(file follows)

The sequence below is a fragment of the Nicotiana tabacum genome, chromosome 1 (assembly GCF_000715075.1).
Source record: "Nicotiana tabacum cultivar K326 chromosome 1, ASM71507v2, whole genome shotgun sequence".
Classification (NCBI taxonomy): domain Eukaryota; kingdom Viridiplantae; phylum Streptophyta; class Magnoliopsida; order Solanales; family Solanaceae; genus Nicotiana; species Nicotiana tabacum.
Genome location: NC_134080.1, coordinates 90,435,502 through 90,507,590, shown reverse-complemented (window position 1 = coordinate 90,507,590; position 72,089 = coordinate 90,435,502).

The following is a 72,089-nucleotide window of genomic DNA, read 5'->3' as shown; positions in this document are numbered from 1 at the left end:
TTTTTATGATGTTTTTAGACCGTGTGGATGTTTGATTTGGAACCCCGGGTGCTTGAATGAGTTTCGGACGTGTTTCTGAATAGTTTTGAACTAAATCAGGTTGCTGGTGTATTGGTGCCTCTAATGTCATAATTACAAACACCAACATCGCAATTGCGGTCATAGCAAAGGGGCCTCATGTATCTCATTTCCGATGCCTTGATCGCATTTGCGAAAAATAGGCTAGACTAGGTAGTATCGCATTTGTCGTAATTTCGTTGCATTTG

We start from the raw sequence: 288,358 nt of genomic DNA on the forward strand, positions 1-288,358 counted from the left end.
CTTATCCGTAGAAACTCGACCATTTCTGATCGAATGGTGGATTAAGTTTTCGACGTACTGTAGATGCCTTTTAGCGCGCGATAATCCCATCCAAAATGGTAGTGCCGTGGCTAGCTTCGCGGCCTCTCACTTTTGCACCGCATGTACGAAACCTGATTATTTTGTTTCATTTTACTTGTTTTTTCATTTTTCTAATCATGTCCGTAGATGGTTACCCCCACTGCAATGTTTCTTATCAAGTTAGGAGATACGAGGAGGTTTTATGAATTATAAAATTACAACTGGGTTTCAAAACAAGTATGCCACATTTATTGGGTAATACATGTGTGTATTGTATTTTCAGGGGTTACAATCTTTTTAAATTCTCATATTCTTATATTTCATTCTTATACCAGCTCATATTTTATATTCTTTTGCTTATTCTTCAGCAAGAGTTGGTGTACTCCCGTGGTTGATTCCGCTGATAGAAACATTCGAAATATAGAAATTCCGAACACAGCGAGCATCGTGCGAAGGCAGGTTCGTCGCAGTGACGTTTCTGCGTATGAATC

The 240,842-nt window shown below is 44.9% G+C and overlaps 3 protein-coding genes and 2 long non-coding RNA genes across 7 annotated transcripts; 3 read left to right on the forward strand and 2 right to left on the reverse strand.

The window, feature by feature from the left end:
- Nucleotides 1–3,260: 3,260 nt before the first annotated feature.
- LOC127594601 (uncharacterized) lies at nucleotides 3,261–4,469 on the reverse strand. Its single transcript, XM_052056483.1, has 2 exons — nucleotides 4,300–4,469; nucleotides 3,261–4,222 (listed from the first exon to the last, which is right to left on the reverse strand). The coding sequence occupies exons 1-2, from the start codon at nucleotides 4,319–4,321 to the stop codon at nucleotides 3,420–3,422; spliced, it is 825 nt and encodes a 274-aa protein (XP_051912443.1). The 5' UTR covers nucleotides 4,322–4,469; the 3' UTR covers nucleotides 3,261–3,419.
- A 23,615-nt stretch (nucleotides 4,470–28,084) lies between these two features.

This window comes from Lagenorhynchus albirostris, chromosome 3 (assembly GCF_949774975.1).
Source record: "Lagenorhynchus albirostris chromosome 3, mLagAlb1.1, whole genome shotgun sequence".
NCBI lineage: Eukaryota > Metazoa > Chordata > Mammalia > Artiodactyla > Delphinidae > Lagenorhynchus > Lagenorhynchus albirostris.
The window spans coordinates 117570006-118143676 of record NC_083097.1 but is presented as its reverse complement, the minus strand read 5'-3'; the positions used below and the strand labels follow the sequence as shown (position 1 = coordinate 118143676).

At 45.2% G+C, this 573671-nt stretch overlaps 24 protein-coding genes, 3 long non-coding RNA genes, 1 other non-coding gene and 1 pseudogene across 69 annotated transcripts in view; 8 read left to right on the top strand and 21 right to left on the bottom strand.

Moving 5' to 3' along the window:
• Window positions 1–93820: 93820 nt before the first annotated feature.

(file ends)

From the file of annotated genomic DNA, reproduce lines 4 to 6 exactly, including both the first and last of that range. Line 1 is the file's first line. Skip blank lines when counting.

Genome location: NC_134080.1, coordinates 90,435,502 through 90,507,590, shown reverse-complemented (window position 1 = coordinate 90,507,590; position 72,089 = coordinate 90,435,502).

The following is a 72,089-nucleotide window of genomic DNA, read 5'->3' as shown; positions in this document are numbered from 1 at the left end:
TTTTTATGATGTTTTTAGACCGTGTGGATGTTTGATTTGGAACCCCGGGTGCTTGAATGAGTTTCGGACGTGTTTCTGAATAGTTTTGAACTAAATCAGGTTGCTGGTGTATTGGTGCCTCTAATGTCATAATTACAAACACCAACATCGCAATTGCGGTCATAGCAAAGGGGCCTCATGTATCTCATTTCCGATGCCTTGATCGCATTTGCGAAAAATAGGCTAGACTAGGTAGTATCGCATTTGTCGTAATTTCGTTGCATTTG